Anyone who commits abuse will face full force of law – Dr. Vindhya Persaud
–Launch of ‘CAN’
In launching her latest initiative called Community Advocates Network (CAN), Minister of Human Services and Social Security, Dr. Vindhya Persaud has made clear that anyone who perpetrates violence – irrespective of their office or status – will face the full force of the law.
CAN was launched at Parliament Building in Georgetown on Wednesday as the culmination of activities for 16 Days of Activism which commenced last November 25. The event saw the attendance of Prime Minister Mark Phillips, several ambassadors, Members of Parliament and Government ministers.
CAN is a brand new programme that encourages a robust and vibrant network across the country where people encourage each other, help persons to seek help, and report issues to the Ministry in a timely way so that action can be taken.
“Abuse is a social issue that cannot be ignored anymore by anyone. It is never good to say it doesn’t exist. We need to accept it for what it is and fix it,” Dr. Persaud said, adding, “It exists in our country and we need not be blind or dismissive. We need to hear the repeated cries for help, look beyond the physical and understand the emotional scars.”
As she called for persons to sign on to the “action-oriented” ‘I CAN’ pledge, Minister Persaud stressed that perpetrators of abuse must know that they are always under scrutiny. “We have to let people know that we’re not going to turn a blind eye anymore. Irrespective of where you stand, you’ll be held accountable. Irrespective of who you are, if you’re perpetrating the crime of abuse you will face the full force of the law.”
Social media, Minister Persaud pointed out, has brought with it different challenges so that when people speak of emotional and verbal abuse, social media can be weaponized to create more long lasting scars. It is for this reason that Dr. Persaud noted that victims have to be supported to the extent that they do not feel alone, abandoned or like no one is listening.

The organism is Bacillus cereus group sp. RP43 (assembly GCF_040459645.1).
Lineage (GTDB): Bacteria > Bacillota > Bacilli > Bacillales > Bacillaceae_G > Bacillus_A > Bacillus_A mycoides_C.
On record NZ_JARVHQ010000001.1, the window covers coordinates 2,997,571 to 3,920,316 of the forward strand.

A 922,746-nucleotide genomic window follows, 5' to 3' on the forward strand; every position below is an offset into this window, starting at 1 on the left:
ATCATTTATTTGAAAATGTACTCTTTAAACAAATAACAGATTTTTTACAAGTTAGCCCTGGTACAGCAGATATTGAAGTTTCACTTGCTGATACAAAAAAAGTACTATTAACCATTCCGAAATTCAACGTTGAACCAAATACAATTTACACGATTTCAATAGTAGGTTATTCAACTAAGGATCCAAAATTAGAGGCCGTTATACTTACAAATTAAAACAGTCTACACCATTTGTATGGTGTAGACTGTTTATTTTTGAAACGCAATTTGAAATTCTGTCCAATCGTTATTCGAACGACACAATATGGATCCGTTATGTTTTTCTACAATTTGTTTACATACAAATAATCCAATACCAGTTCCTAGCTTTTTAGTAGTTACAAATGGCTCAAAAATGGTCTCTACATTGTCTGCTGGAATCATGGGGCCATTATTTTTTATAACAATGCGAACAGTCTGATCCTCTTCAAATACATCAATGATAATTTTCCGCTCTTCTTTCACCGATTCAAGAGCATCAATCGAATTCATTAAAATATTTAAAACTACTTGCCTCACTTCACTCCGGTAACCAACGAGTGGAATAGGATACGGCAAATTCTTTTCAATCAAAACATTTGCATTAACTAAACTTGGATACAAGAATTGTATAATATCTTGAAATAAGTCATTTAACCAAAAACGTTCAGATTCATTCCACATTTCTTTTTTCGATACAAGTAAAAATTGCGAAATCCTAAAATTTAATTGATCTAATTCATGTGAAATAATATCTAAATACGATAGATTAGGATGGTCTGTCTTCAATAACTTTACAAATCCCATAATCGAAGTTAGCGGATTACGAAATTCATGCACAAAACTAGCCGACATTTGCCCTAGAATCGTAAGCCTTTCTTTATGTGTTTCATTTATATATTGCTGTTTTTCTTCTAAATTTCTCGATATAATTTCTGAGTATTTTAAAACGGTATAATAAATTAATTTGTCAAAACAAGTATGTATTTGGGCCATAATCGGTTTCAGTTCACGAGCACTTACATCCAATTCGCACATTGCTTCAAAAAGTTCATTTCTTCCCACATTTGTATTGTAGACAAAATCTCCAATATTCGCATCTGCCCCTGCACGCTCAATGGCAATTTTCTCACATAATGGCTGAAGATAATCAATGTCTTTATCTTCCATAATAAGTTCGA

Senior Gender Affairs Bureau officer Haymawattie Lagan in remarks noted that the 16 Days of Activism saw the holding of various activities across the country with panel discussions being held on the subject in at least six regions. Through these exercises, survivors have been able to share their experiences; along with recommendations of what they think will work to help curb the problem.
In few words, Prime Minister Phillips offered that violence against women and girls has no space in developing Guyana.
Minister of Amerindian Affairs Pauline Sukhai, who started her career as a Domestic Violence and Women’s advocate, urged victims not to be too ashamed or embarrassed to seek help, while Minister of Public Service Sonia Parag reminded that there’s a legal way out of domestic violence and that focus should be on bringing awareness in the local communities.
Several other presentations were made by persons in support of Dr. Persaud’s initiative including the UK Ambassador, US Ambassador, Canadian High Commissioner, EU Ambassador and UN representative.
Meanwhile, the panel discussions in communities across the country saw presentations by persons in the legal, health and social work fields, survivors and advocates. These discussions led to more community involvement in the fight against abuse and targeted survivors, perpetrators, persons experiencing abuse and persons who are willing to be advocates.
Among the other initiatives by the Ministry during this period were the launch of the ‘Orange the World’ filter on Facebook, candle lighting for those who died due to domestic violence, media events, book launches and much more. The Ministry was also lit up in orange in observance of the period.